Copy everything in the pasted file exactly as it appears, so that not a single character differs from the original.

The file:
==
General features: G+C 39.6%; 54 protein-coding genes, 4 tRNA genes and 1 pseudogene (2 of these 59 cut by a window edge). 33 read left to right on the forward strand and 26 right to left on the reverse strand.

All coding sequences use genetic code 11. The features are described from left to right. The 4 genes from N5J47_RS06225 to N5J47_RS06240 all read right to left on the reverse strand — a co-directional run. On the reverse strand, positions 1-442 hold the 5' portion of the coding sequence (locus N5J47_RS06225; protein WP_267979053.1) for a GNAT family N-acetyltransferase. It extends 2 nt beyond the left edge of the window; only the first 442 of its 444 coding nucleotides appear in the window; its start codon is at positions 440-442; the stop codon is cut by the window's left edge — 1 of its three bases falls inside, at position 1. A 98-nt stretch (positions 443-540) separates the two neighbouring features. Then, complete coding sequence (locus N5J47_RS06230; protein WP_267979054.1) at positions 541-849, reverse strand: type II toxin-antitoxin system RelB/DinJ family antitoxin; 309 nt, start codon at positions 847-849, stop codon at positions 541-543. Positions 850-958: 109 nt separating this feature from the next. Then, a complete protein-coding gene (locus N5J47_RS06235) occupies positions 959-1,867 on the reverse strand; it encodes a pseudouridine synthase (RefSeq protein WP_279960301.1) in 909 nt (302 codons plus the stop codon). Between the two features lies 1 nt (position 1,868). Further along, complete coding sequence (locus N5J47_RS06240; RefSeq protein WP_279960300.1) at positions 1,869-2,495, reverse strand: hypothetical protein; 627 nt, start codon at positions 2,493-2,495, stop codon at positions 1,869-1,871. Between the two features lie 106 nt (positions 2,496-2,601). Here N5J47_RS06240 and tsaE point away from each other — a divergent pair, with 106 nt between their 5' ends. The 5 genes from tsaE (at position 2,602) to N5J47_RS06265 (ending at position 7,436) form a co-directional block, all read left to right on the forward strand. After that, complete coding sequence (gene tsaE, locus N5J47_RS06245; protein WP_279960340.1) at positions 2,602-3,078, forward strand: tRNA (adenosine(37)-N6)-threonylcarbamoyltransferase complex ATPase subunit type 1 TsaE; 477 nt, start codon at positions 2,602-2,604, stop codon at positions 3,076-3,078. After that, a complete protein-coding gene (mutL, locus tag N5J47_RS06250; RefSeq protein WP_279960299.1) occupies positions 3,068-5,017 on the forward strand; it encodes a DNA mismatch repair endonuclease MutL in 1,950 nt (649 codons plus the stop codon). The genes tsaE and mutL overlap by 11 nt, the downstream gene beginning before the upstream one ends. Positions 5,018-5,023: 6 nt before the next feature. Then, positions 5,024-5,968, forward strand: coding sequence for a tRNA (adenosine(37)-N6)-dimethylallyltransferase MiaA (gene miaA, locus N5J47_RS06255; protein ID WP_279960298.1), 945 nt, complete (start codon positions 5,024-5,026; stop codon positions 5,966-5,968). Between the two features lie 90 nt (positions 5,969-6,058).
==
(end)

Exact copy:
General features: G+C 39.6%; 54 protein-coding genes, 4 tRNA genes and 1 pseudogene (2 of these 59 cut by a window edge). 33 read left to right on the forward strand and 26 right to left on the reverse strand.

All coding sequences use genetic code 11. The features are described from left to right. The 4 genes from N5J47_RS06225 to N5J47_RS06240 all read right to left on the reverse strand — a co-directional run. On the reverse strand, positions 1-442 hold the 5' portion of the coding sequence (locus N5J47_RS06225; protein WP_267979053.1) for a GNAT family N-acetyltransferase. It extends 2 nt beyond the left edge of the window; only the first 442 of its 444 coding nucleotides appear in the window; its start codon is at positions 440-442; the stop codon is cut by the window's left edge — 1 of its three bases falls inside, at position 1. A 98-nt stretch (positions 443-540) separates the two neighbouring features. Then, complete coding sequence (locus N5J47_RS06230; protein WP_267979054.1) at positions 541-849, reverse strand: type II toxin-antitoxin system RelB/DinJ family antitoxin; 309 nt, start codon at positions 847-849, stop codon at positions 541-543. Positions 850-958: 109 nt separating this feature from the next. Then, a complete protein-coding gene (locus N5J47_RS06235) occupies positions 959-1,867 on the reverse strand; it encodes a pseudouridine synthase (RefSeq protein WP_279960301.1) in 909 nt (302 codons plus the stop codon). Between the two features lies 1 nt (position 1,868). Further along, complete coding sequence (locus N5J47_RS06240; RefSeq protein WP_279960300.1) at positions 1,869-2,495, reverse strand: hypothetical protein; 627 nt, start codon at positions 2,493-2,495, stop codon at positions 1,869-1,871. Between the two features lie 106 nt (positions 2,496-2,601). Here N5J47_RS06240 and tsaE point away from each other — a divergent pair, with 106 nt between their 5' ends. The 5 genes from tsaE (at position 2,602) to N5J47_RS06265 (ending at position 7,436) form a co-directional block, all read left to right on the forward strand. After that, complete coding sequence (gene tsaE, locus N5J47_RS06245; protein WP_279960340.1) at positions 2,602-3,078, forward strand: tRNA (adenosine(37)-N6)-threonylcarbamoyltransferase complex ATPase subunit type 1 TsaE; 477 nt, start codon at positions 2,602-2,604, stop codon at positions 3,076-3,078. After that, a complete protein-coding gene (mutL, locus tag N5J47_RS06250; RefSeq protein WP_279960299.1) occupies positions 3,068-5,017 on the forward strand; it encodes a DNA mismatch repair endonuclease MutL in 1,950 nt (649 codons plus the stop codon). The genes tsaE and mutL overlap by 11 nt, the downstream gene beginning before the upstream one ends. Positions 5,018-5,023: 6 nt before the next feature. Then, positions 5,024-5,968, forward strand: coding sequence for a tRNA (adenosine(37)-N6)-dimethylallyltransferase MiaA (gene miaA, locus N5J47_RS06255; protein ID WP_279960298.1), 945 nt, complete (start codon positions 5,024-5,026; stop codon positions 5,966-5,968). Between the two features lie 90 nt (positions 5,969-6,058).